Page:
Breath Analysis in Epilepsy Treatment Monitoring

Limitations with TML
Substituting blood tests with breath analysis
Measurement techniques
Results from breath analysis
Global landscape of epilepsy 
References 
Further reading


Under the motto "breath instead of blood," researchers have developed a breath test that reliably predicts the systemic concentration of anticonvulsants in patients with epilepsy. Using this test, you can predict the level of the drug in real-time, which saves the patient from having to do a blood test.

Today, the development of personalized medicine is of particular importance. The goal is to achieve the maximum therapeutic effect with minimal side effects. This is achieved through an individual selection of the dose of the drug-using therapeutic drug monitoring (TML).

Image Credit: SewCream/Shutterstock.com

Image Credit: SewCream/Shutterstock.com

Limitations with TML

When prescribing anticonvulsants, monitoring the effectiveness of the prescribed drug is carried out by determining its effective level in the patient's blood.

Taking blood samples can be a significant stressor, particularly in children and adolescents. At the same time, in this age group, more frequent monitoring of effective levels of the drug is necessary since, in children and adolescents, their metabolism changes with their growth, and therefore the drug dose should be adjusted more often.

Another limitation of TML is the sometimes-noted lack of correlation between effective levels and response to therapy. This is due to the drug metabolism unique to each patient. Therefore, from this point of view, personalized medicine needs alternatives to classical TML (measurement of drug concentration in the blood/drug level).

Substituting blood tests with breath analysis

In finding an alternative to determine the level of the active substance of anticonvulsants in the blood, Researcher Dr. Kapil Dev Singh of the University of Basel (Universität Basel) developed a substitute for blood tests using breath analysis.

Image Credit: Macrovector/Shutterstock.com

Image Credit: Macrovector/Shutterstock.com

He also studied and analyzed the reliability of his results compared to conventional blood tests and how well the response to therapy and possible side effects can be predicted. During the study, breath measurements were taken in 54 pediatric and 37 adult patients for 2.5 years.

Measurement techniques

The measurement was carried out using a special form of mass spectrometry, the so-called electrospray secondary ionization mass spectrometry (SESI-HRMS). Such a test allows you to detect volatile organic compounds (VOCs), including in the air we exhale. Volatile organic compounds are the result of metabolic processes in the body.

The exhaled VOC profile allows inferences about metabolism and, in some cases, is already being investigated in patients with cystic fibrosis. As a result of the study, it was possible to predict the systemic concentration of the anticonvulsant valproic acid. In addition, a strong heterogeneity in valproic acid metabolism was revealed in different patients.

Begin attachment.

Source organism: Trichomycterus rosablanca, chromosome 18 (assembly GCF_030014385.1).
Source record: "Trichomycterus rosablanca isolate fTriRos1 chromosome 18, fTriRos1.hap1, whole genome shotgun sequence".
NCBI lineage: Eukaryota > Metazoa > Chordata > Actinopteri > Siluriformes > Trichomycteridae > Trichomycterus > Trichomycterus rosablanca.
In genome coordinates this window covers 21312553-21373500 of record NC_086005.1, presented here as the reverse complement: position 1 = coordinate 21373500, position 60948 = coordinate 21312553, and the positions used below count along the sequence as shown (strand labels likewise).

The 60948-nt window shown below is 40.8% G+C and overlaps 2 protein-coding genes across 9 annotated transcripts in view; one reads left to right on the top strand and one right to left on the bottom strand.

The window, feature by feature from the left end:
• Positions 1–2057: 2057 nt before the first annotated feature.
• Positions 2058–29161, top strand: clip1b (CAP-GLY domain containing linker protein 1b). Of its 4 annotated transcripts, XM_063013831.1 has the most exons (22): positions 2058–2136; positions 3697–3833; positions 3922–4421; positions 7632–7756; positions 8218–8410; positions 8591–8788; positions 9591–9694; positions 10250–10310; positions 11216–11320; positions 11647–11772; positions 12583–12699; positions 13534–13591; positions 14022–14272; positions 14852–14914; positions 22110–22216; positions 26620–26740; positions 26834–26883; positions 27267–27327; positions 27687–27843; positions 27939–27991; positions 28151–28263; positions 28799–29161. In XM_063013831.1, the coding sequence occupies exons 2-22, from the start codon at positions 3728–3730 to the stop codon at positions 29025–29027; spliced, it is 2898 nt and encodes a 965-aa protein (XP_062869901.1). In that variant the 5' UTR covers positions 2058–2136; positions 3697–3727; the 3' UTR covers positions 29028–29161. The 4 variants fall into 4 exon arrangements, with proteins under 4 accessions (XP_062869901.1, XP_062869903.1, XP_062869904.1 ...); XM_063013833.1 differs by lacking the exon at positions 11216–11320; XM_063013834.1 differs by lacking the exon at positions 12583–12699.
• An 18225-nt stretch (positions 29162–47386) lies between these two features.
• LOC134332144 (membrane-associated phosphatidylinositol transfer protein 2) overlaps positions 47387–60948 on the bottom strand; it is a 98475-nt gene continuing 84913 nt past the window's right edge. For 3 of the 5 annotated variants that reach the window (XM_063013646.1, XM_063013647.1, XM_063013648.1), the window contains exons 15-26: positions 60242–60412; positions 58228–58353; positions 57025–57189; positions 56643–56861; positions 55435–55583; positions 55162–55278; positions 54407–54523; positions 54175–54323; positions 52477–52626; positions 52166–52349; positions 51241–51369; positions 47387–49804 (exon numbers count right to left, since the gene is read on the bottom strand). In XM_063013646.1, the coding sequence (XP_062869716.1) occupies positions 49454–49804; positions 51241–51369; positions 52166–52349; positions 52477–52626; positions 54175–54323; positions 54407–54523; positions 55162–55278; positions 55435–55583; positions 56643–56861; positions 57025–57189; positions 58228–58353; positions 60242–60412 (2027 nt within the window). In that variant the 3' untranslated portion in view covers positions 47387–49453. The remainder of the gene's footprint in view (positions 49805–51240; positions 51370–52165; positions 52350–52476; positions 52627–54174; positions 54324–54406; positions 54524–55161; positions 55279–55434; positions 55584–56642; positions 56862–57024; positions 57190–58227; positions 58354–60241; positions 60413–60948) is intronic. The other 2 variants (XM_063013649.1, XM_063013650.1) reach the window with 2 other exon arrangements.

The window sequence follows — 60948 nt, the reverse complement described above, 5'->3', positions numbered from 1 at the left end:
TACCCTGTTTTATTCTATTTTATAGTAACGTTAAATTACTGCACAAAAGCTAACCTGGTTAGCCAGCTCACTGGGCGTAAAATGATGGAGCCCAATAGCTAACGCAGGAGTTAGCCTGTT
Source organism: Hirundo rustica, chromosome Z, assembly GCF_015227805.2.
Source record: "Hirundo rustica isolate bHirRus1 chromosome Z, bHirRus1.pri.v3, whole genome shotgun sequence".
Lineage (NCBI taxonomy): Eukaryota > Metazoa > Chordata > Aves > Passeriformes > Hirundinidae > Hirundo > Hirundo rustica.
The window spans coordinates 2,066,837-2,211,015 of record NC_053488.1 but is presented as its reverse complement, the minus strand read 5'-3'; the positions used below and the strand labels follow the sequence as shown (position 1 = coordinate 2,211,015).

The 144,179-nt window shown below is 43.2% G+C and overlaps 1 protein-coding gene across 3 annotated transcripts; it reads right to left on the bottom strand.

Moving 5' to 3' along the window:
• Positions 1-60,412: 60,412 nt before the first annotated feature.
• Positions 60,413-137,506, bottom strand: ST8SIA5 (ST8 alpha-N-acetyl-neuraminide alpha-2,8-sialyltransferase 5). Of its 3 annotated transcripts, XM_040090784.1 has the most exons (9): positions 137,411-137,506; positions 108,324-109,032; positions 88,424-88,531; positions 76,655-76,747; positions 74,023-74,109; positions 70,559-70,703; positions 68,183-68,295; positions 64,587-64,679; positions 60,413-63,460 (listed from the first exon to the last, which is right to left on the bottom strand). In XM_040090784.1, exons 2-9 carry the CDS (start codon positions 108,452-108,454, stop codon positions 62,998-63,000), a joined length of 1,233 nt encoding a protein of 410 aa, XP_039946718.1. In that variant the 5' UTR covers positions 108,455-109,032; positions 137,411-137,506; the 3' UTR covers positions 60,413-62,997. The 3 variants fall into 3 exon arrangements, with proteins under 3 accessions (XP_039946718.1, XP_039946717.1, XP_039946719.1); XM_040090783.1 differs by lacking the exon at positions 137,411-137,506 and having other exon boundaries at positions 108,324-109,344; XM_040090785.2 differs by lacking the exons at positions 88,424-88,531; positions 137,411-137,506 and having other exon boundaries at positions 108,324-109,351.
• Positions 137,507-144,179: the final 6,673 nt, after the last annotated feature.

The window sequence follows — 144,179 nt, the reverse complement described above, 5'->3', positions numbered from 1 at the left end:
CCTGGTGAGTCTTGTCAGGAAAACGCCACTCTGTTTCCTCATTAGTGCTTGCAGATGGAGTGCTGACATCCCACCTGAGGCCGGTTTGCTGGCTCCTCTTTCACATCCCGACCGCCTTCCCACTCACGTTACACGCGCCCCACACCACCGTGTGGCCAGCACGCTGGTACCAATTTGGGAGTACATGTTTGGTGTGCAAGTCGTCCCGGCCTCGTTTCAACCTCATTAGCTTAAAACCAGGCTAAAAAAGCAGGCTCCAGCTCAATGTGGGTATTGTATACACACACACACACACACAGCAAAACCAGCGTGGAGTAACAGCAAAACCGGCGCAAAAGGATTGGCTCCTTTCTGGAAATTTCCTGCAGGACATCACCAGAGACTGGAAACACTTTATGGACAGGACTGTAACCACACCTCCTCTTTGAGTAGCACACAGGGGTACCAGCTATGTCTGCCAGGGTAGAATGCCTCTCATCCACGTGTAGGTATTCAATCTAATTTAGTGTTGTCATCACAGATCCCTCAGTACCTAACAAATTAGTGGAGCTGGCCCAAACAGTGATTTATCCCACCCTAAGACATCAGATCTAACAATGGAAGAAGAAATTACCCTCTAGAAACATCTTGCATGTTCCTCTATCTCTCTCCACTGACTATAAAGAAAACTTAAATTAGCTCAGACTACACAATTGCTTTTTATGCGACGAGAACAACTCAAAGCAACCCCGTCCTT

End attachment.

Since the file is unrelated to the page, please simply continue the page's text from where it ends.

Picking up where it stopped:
Results from breath analysis

Patients who reported side effects showed a significant change in the metabolism of various amino acids (p<0.01). In addition, the metabolism of the amino acid tyrosine was altered in non-responders (p<0.001).

The results of the study show that real-time breath analysis in patients with epilepsy can reliably predict the systemic concentration of the drug. In addition, it is also possible to evaluate response to therapy and potential side effects. According to the authors, this technology cannot yet be used everywhere - but the goal is stated.

A start-up created for this, Deep Breath Intelligence, must obtain a license for the measurement method.

Global landscape of epilepsy

According to the World Health Organization (WHO), more than 50 million people worldwide have epilepsy, which is approximately 0.5-1% of the entire planet's population. Usually, when people hear or read the term "epilepsy", they usually imagine an attack with the loss of consciousness, convulsions, and mouth foaming.

This stereotypical picture arose from the fact that this is how epilepsy is usually portrayed in movies and TV shows. This frightening image does not capture the full range and complexity of the disease discussed in this section. The disease has many more manifestations than this form, replicated by mass culture.

References

  • "Epilepsy Fact sheet". WHO. February 2016. Archived from the original on 11 March 2016. Retrieved 18 February 2022.
  • Goldberg EM, Coulter DA (May 2013). "Mechanisms of epileptogenesis: a convergence on neural circuit dysfunction". Nature Reviews. Neuroscience.
  • Krucoff MO, Chan AY, Harward SC, Rahimpour S, Rolston JD, Muh C, Englot DJ (December 2017). "Rates and predictors of success and failure in repeat epilepsy surgery: A meta-analysis and systematic review"
  • Pandolfo, M. (November 2011). "Genetics of epilepsy". Seminars in Neurology.
  • Dieuwke van Dartel, et al. (April 2020) “Breath analysis in detecting epilepsy”. Journal of Breath Research

Further Reading

Last Updated: Jul 12, 2022

Dmitry Dorofeev

Written by

Dmitry Dorofeev

After completing his bachelor’s degree in market research and psychology in 2019 in New Zealand and Germany, Dmitry moved to London to pursue a career within the healthcare sector to oversee research projects in science and medicine, with a focus on how innovative technologies help drive and shape this industry.

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